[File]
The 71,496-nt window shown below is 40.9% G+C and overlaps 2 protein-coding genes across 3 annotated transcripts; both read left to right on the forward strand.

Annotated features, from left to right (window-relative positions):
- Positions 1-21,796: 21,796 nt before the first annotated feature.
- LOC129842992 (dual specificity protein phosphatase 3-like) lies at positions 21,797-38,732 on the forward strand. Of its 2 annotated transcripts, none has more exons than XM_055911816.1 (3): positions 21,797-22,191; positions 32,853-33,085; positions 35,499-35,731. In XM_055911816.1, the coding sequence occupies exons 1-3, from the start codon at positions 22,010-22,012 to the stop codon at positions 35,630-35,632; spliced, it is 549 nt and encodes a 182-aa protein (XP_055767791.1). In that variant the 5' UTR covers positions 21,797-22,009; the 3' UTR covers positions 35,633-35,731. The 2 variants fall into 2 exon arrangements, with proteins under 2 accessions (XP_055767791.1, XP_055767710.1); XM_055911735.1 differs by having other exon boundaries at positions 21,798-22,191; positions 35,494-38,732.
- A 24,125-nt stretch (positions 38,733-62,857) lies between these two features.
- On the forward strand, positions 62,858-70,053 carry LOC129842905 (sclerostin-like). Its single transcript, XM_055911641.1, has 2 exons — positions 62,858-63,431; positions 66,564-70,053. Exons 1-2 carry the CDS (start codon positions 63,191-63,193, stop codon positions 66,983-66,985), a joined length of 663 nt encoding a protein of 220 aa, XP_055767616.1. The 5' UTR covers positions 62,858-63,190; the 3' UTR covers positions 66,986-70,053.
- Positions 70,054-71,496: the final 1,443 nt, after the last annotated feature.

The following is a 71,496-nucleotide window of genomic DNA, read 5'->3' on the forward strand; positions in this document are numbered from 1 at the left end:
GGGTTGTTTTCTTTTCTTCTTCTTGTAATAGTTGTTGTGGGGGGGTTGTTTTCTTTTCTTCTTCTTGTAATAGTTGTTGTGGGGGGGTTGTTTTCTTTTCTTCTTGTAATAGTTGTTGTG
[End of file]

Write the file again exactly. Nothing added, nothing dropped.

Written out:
The 71,496-nt window shown below is 40.9% G+C and overlaps 2 protein-coding genes across 3 annotated transcripts; both read left to right on the forward strand.

Annotated features, from left to right (window-relative positions):
- Positions 1-21,796: 21,796 nt before the first annotated feature.
- LOC129842992 (dual specificity protein phosphatase 3-like) lies at positions 21,797-38,732 on the forward strand. Of its 2 annotated transcripts, none has more exons than XM_055911816.1 (3): positions 21,797-22,191; positions 32,853-33,085; positions 35,499-35,731. In XM_055911816.1, the coding sequence occupies exons 1-3, from the start codon at positions 22,010-22,012 to the stop codon at positions 35,630-35,632; spliced, it is 549 nt and encodes a 182-aa protein (XP_055767791.1). In that variant the 5' UTR covers positions 21,797-22,009; the 3' UTR covers positions 35,633-35,731. The 2 variants fall into 2 exon arrangements, with proteins under 2 accessions (XP_055767791.1, XP_055767710.1); XM_055911735.1 differs by having other exon boundaries at positions 21,798-22,191; positions 35,494-38,732.
- A 24,125-nt stretch (positions 38,733-62,857) lies between these two features.
- On the forward strand, positions 62,858-70,053 carry LOC129842905 (sclerostin-like). Its single transcript, XM_055911641.1, has 2 exons — positions 62,858-63,431; positions 66,564-70,053. Exons 1-2 carry the CDS (start codon positions 63,191-63,193, stop codon positions 66,983-66,985), a joined length of 663 nt encoding a protein of 220 aa, XP_055767616.1. The 5' UTR covers positions 62,858-63,190; the 3' UTR covers positions 66,986-70,053.
- Positions 70,054-71,496: the final 1,443 nt, after the last annotated feature.

The following is a 71,496-nucleotide window of genomic DNA, read 5'->3' on the forward strand; positions in this document are numbered from 1 at the left end:
GGGTTGTTTTCTTTTCTTCTTCTTGTAATAGTTGTTGTGGGGGGGTTGTTTTCTTTTCTTCTTCTTGTAATAGTTGTTGTGGGGGGGTTGTTTTCTTTTCTTCTTGTAATAGTTGTTGTG